These investors have begun to search for investments abroad where they can still find positive interest rates, such as in the U.S. Several real-time indicators show this growing demand from non-U.S. investors. The foreign exchange basis swaps market, for example, reflects rising demand for U.S. dollars versus a variety of currencies. More specifically, Figure 2 shows the increase in demand in recent months from investors looking to buy U.S. dollars versus the yen. We see opportunities for capital appreciation in short-term securities as a result of this growing structural demand, and U.S. investors could potentially benefit by being positioned well, especially within the front end of the credit sector.


3. Regulatory reforms are changing the risks in money market funds.
The long-expected implementation of reforms in the U.S. for regulated 2a-7 money market funds in the third quarter of 2016 will be noteworthy, but for different reasons than many investors might think. Investors need to be aware of the changes themselves, as well as some of their knock-on effects.

Potential redemption gates and fees. Not only will prime (credit) money market funds no longer be valued at $1 par NAV (i.e., NAVs will float), but also, many will be subject to potential gates and fees during times of stress. For many investors, the guarantee of liquidity without a punitive cost is no longer assured.

Structurally low yields. Unlike previous economic cycles when higher interest rates were reflected in similar increases in the net yields of money market funds, this time around net yields will likely lag the reset to higher rates for a trio of reasons: a limited supply of investible money market assets, administrative fund fees no longer being waived, and recent regulations that have increased demand for money market instruments to meet liquidity and central clearing requirements. While net yields on money market funds should eventually increase with future rate hikes, they may underperform other front-end assets and strategies that do not face the same rigid parameters.

Purchasing power eroding. For much of the past 40 years, money market fund investors benefited from handsome nominal returns. For most of that period, those returns, as measured by a widely used fund benchmark, were higher than the rate of inflation (see Figure 3). However, achieving attractive positive returns, in nominal or real terms, will be extremely challenging after the reforms are implemented later this year.


Before things heat up

Now is the time for a spring awakening for cash investors – before money market reforms officially take effect and before the Fed raises rates again. Awareness of cash allocations is critical to successful investing because of the structural transitions underway; cash is therefore moving from an afterthought to a structural allocation, not just for companies but for individual investors as well.

We are seeing some investors begin to evaluate alternatives to traditional cash vehicles and adjust their strategic allocations to include short-term strategies that have more flexibility to manage credit, interest rate and liquidity risks. Actively managed short-term strategies can invest outside of the money market sphere and diversify across high quality asset classes globally in a way that not only aims to increase returns via varied sources of income, but also adds the freedom and flexibility to better manage liquidity, albeit for an additional step out in the risk spectrum. Asset managers with significant experience and long track records in short-term investing have weathered different economic cycles and can manage portfolios in an effort to benefit from larger macroeconomic trends. They can also offer several solutions to meet investors’ various objectives.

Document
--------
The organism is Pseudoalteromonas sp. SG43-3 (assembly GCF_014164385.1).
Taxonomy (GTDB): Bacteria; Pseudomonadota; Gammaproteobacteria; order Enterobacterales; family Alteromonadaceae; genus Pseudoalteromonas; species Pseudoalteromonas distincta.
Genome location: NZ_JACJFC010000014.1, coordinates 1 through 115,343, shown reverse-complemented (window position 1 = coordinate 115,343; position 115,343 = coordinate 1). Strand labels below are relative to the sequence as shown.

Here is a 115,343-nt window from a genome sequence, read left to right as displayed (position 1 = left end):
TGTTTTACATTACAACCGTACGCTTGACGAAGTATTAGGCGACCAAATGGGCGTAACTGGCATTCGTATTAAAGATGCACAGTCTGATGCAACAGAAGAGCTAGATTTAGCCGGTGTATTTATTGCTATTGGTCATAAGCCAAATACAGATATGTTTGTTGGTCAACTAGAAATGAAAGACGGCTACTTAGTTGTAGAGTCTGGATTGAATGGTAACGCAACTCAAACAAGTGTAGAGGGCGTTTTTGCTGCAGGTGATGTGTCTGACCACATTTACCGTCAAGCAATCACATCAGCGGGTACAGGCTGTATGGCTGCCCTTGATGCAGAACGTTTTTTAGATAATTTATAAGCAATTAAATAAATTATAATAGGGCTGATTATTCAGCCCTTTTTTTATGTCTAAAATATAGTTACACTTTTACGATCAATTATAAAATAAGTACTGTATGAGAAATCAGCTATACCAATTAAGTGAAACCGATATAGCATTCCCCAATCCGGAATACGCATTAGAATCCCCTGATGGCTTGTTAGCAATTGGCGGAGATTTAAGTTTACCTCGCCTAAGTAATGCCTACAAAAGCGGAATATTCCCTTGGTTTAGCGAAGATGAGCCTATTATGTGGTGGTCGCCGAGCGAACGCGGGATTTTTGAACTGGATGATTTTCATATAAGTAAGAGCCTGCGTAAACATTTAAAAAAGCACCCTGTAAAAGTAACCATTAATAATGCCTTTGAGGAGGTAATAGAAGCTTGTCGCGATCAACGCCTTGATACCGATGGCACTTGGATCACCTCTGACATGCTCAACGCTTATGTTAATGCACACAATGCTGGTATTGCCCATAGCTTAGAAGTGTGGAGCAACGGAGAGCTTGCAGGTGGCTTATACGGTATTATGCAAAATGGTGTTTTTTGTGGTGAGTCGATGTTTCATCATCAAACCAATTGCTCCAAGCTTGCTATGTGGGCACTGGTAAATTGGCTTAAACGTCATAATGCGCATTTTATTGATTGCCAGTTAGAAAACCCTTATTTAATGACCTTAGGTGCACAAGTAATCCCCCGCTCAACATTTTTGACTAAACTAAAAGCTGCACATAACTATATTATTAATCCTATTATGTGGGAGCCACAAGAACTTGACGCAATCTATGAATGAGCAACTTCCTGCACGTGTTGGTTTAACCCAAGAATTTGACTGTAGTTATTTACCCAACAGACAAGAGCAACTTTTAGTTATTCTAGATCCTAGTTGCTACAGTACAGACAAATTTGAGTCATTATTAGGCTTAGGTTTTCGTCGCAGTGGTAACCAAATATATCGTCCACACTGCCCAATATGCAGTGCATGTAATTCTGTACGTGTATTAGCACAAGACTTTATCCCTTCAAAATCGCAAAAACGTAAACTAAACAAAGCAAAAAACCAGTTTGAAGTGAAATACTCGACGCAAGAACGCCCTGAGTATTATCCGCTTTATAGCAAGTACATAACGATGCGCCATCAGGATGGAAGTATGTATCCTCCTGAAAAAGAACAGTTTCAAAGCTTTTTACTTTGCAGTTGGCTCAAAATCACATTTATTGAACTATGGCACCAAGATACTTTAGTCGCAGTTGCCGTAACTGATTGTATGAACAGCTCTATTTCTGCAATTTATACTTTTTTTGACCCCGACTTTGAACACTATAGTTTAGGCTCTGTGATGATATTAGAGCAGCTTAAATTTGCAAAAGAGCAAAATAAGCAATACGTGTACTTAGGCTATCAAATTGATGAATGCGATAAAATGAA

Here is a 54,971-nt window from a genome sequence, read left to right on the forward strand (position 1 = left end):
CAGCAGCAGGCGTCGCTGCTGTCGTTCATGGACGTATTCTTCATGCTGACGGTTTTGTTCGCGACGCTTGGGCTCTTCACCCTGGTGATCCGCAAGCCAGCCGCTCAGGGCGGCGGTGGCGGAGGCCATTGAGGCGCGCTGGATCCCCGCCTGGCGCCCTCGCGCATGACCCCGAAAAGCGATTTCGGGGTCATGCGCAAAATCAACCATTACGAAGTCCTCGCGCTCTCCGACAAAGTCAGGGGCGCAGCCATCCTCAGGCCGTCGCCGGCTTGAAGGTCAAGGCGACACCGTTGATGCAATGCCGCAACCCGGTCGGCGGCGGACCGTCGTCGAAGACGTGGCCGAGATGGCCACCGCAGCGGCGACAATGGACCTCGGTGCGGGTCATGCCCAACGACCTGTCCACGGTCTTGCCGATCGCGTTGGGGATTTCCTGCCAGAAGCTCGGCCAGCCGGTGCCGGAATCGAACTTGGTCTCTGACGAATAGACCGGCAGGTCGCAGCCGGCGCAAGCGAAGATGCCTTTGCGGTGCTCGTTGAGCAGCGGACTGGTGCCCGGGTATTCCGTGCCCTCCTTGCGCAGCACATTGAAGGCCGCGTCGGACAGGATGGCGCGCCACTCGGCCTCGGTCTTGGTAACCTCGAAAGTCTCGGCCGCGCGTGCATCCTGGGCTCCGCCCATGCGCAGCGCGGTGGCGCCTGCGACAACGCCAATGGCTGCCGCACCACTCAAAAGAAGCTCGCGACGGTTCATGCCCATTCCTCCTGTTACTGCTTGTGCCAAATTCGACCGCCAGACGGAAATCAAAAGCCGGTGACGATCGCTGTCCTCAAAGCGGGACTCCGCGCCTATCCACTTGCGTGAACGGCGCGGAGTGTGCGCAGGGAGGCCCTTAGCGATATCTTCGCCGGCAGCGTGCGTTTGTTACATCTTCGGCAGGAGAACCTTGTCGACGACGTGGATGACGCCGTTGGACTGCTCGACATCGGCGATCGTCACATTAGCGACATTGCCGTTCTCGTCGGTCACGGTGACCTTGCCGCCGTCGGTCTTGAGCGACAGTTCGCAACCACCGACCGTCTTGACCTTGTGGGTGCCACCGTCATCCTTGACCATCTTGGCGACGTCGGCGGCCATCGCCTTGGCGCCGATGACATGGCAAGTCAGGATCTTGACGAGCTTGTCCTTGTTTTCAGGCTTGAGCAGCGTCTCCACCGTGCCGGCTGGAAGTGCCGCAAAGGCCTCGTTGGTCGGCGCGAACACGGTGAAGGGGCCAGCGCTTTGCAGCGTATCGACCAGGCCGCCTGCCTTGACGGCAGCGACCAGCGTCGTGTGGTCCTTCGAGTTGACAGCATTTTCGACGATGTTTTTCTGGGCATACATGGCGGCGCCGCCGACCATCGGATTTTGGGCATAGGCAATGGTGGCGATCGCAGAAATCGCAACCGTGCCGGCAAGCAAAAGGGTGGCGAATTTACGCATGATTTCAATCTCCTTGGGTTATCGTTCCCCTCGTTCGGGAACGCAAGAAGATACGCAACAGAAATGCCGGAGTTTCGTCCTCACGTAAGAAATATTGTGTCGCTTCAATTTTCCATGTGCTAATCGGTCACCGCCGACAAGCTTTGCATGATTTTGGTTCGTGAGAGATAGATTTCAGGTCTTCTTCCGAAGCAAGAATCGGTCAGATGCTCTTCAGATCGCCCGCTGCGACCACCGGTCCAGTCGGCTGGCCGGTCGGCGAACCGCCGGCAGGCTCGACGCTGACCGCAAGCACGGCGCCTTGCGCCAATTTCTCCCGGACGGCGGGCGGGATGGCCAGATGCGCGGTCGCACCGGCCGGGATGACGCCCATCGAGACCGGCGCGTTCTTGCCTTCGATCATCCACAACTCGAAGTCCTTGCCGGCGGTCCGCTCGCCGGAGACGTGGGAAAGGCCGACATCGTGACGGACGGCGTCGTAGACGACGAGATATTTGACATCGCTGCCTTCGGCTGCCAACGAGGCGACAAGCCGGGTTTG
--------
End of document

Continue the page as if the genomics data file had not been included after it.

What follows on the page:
As many investors revisit their cash allocations in the face of market volatility, this is an opportunity to consider capital preservation strategies that are multifaceted in approach and global in scope in order to successfully navigate the changing cash landscape.

The Author

Jerome M. Schneider

Head of Short-Term Portfolio Management

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Short-term strategies are not federally or otherwise guaranteed and may lose value. Investing in the bond market is subject to risks, including market, interest rate, issuer, credit, inflation risk, and liquidity risk. The value of most bonds and bond strategies are impacted by changes in interest rates. Bonds and bond strategies with longer durations tend to be more sensitive and volatile than those with shorter durations; bond prices generally fall as interest rates rise, and the current low interest rate environment increases this risk. Current reductions in bond counterparty capacity may contribute to decreased market liquidity and increased price volatility. Bond investments may be worth more or less than the original cost when redeemed. Investors should consult their investment professional prior to making an investment decision.